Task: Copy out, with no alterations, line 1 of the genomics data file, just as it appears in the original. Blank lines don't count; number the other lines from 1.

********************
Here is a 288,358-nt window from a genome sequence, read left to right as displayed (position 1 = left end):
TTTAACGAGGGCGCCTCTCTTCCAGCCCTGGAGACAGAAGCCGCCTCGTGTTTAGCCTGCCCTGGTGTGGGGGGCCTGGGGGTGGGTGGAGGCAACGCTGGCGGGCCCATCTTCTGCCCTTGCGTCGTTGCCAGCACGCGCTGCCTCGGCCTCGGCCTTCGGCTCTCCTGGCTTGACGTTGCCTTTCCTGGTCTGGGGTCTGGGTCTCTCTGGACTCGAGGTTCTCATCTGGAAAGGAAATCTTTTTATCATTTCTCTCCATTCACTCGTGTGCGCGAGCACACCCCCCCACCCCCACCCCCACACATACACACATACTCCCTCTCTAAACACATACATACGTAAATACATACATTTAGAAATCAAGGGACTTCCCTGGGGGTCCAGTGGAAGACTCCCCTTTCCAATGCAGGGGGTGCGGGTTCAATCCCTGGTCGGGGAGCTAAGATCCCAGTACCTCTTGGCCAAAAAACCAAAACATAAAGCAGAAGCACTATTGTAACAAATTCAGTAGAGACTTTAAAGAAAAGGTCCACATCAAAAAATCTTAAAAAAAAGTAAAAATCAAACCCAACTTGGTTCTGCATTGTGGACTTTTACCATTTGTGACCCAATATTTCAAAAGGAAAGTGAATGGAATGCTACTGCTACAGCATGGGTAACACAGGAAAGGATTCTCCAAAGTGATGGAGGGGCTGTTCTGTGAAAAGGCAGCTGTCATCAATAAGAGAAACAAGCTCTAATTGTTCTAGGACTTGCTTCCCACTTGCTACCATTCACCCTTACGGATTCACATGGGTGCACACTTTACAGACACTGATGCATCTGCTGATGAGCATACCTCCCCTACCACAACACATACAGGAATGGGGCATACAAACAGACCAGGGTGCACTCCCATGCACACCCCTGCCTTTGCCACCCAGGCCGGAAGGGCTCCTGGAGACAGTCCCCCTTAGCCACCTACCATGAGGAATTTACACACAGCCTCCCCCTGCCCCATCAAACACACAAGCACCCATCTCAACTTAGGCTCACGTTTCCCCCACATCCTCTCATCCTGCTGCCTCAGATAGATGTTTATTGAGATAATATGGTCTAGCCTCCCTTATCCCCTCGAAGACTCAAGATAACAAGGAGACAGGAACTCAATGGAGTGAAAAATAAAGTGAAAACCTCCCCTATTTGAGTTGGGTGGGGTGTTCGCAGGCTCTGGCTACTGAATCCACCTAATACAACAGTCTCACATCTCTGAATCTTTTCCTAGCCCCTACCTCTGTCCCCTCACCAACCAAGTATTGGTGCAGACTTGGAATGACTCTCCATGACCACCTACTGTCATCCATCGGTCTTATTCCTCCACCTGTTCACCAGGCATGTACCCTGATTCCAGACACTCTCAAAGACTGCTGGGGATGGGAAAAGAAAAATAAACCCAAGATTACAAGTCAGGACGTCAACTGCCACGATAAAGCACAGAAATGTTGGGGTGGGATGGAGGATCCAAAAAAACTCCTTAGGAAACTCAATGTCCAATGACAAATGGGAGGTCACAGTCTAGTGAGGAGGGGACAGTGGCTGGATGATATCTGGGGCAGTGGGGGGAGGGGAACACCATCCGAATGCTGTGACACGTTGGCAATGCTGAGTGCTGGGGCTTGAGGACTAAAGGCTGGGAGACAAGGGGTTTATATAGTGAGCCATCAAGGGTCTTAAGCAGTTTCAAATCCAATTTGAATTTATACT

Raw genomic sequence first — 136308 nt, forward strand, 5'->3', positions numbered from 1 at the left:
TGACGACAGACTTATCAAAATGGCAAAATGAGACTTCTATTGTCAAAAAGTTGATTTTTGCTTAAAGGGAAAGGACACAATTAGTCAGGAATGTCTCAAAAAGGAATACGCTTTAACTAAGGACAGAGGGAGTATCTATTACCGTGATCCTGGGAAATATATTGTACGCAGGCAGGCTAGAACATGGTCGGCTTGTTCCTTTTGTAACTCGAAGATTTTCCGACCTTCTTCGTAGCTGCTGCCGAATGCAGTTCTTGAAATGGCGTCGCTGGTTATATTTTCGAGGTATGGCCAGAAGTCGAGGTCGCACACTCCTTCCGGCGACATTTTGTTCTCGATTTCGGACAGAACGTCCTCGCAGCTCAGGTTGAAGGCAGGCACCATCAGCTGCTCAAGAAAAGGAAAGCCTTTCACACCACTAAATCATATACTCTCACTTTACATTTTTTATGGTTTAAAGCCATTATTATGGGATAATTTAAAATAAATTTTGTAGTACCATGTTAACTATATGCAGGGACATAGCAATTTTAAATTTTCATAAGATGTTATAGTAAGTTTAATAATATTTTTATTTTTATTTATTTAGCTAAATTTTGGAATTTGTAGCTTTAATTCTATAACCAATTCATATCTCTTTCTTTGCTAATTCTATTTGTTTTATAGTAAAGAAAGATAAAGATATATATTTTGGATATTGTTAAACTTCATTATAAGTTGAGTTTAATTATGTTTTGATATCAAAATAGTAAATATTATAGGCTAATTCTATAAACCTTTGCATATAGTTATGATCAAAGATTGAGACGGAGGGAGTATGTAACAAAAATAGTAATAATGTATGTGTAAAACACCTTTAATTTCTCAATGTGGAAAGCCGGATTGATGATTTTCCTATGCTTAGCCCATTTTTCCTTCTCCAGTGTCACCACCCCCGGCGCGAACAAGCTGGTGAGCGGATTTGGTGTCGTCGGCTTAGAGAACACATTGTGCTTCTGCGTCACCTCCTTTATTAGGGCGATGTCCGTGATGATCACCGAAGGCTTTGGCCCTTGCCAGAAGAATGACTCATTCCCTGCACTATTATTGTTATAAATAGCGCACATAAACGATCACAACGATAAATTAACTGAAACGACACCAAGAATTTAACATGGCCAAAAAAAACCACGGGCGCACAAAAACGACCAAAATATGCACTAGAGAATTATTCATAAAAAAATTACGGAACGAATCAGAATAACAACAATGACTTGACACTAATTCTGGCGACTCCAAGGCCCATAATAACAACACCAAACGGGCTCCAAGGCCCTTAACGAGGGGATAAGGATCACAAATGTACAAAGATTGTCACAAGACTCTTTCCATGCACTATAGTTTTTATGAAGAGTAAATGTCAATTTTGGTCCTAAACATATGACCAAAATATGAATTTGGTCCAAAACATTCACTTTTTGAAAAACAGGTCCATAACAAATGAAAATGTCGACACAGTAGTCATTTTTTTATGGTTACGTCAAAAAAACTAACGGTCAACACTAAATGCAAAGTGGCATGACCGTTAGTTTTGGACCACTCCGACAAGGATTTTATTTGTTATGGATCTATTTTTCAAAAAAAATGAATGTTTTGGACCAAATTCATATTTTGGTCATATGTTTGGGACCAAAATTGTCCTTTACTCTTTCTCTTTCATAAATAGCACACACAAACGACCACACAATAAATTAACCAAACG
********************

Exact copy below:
Here is a 288,358-nt window from a genome sequence, read left to right as displayed (position 1 = left end):